Snohomish schoolkids part of COVID spread study
SNOHOMISH — Students, teachers, and staff in Snohomish School District schools are participating in a COVID-19 testing project with researchers at the University of Washington (UW) to gain new insights into the transmission of the virus in schools and classrooms.
The project will involve students in grades kindergarten through second grade. The study is also available to staff working with in-person students in special education, as well as those in kindergarten through sixth grade. Staff who have been vaccinated are encouraged to participate as the study may help researchers better understand transmission of the virus. Student and staff enrollment in the study is voluntary and began this week.
For students who enroll, nasal swab kits will be provided on campus. Parents or guardians will collect their children’s samples at home and place the sample in a drop box located at the school. The samples are then collected and sent by members of the research team to a UW laboratory. Like students, teachers and staff will collect their testing samples at school or at home and drop them off in the secure drop boxes on campuses. Participants will be able to access their results within two to three days of sample collection in a secure online portal.
“We are thrilled to be a part of this testing partnership with the University of Washington,” said Kent Kultgen, Superintendent of the Snohomish School District.
The study will be conducted between February and June, through regular symptom monitoring and weekly volunteer testing of children and school staff.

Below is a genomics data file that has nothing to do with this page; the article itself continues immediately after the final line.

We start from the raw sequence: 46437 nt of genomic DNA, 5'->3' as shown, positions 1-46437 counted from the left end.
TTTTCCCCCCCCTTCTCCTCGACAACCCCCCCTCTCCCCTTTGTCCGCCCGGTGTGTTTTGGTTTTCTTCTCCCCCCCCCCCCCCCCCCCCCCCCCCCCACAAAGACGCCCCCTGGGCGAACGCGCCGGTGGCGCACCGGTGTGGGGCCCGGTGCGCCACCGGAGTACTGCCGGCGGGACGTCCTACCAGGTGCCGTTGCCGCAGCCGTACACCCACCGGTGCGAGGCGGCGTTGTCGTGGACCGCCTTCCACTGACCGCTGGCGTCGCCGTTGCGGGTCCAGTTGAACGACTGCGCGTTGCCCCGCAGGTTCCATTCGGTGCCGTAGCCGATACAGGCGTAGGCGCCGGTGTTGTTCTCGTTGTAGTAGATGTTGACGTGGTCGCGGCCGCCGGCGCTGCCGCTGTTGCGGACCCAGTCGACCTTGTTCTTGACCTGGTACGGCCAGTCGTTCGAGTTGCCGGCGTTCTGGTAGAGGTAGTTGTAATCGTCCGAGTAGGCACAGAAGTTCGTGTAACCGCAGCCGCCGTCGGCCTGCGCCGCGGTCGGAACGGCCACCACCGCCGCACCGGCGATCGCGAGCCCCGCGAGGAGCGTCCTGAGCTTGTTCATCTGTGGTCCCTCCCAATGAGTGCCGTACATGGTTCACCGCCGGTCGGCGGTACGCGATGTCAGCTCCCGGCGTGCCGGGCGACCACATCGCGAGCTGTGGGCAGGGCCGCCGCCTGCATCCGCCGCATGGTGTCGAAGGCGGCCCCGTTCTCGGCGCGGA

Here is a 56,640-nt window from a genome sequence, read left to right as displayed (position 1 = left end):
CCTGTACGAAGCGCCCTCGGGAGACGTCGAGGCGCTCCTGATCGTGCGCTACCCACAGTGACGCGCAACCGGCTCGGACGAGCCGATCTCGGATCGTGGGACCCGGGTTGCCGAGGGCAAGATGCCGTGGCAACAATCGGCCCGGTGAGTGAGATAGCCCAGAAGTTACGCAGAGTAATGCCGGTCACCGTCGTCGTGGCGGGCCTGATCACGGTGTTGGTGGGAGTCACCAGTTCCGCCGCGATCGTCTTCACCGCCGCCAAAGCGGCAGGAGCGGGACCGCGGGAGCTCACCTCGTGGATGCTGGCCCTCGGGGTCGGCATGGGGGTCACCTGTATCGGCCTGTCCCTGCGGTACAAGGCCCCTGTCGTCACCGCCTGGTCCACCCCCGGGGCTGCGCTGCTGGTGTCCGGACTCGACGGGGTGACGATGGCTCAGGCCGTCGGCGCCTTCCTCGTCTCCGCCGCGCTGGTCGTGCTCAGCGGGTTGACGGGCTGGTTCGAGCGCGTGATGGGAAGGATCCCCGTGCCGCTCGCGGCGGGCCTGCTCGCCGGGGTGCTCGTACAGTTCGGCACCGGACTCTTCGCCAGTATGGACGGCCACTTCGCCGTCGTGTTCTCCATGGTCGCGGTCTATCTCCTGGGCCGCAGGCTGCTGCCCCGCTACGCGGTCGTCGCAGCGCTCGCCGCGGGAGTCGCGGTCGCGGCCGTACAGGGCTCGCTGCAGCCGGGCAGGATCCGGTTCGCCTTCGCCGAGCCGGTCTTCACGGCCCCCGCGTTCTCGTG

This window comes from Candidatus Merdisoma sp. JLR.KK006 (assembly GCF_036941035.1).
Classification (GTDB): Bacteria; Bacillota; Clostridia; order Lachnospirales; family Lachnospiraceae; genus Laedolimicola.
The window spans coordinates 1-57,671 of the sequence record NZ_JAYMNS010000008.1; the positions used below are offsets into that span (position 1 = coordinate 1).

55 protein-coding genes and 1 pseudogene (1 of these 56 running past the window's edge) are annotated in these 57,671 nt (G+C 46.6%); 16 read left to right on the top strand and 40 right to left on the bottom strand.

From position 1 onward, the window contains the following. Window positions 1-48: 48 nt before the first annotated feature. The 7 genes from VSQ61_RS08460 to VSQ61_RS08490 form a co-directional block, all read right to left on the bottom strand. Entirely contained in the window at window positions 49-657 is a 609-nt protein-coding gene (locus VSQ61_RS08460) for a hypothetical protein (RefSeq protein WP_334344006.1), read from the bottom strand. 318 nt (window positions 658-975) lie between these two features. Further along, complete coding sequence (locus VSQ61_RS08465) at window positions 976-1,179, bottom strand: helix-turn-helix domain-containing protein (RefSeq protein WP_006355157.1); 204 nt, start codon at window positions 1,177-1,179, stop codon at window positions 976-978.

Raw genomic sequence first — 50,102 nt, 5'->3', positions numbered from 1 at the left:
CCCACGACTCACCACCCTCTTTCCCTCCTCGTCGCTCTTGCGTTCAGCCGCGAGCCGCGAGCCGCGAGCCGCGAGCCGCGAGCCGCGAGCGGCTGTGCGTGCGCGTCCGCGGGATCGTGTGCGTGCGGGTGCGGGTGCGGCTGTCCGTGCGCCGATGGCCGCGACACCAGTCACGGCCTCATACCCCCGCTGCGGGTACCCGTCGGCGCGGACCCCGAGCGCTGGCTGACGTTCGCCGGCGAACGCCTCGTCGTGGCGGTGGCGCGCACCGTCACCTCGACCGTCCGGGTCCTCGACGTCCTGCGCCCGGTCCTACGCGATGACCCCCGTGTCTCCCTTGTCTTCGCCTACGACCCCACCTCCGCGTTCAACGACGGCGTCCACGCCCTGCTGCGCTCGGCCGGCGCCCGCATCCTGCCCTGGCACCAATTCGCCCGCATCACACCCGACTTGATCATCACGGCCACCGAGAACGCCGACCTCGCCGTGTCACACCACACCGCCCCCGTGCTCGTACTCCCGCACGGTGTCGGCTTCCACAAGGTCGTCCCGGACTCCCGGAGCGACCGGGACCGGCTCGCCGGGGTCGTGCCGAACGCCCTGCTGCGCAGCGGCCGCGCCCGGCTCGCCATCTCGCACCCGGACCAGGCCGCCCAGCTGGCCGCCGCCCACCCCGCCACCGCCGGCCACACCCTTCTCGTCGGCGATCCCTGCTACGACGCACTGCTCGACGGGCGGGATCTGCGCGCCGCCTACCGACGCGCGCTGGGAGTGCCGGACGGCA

In addition, the rapid personal testing model will enable the school district’s health partners to quickly contact trace those who have had contact with those who test positive, and to avoid seeing those contacts themselves spread COVID-19 to others.
The UW’s Dr. Helen Chu said the goal is to gain knowledge about how the virus may be transmitted in schools, especially by asymptomatic children.
“I am confident that with the design of this study and the participants, we will learn a great deal about the transmission of the virus,” Chu said. “This information will be invaluable to policy makers and administrators of health and education systems on the state and local levels, as they make decisions on when and how students may return to in-classroom instruction.”
The study is being conducted by the Seattle Flu Study group, which includes faculty and staff from the Brotman Baty Institute; UW Medicine and the Department of Genome Sciences; Seattle Children’s Hospital; and the Fred Hutchinson Cancer Research Center.
– This material originated from a Snohomish School District announcement
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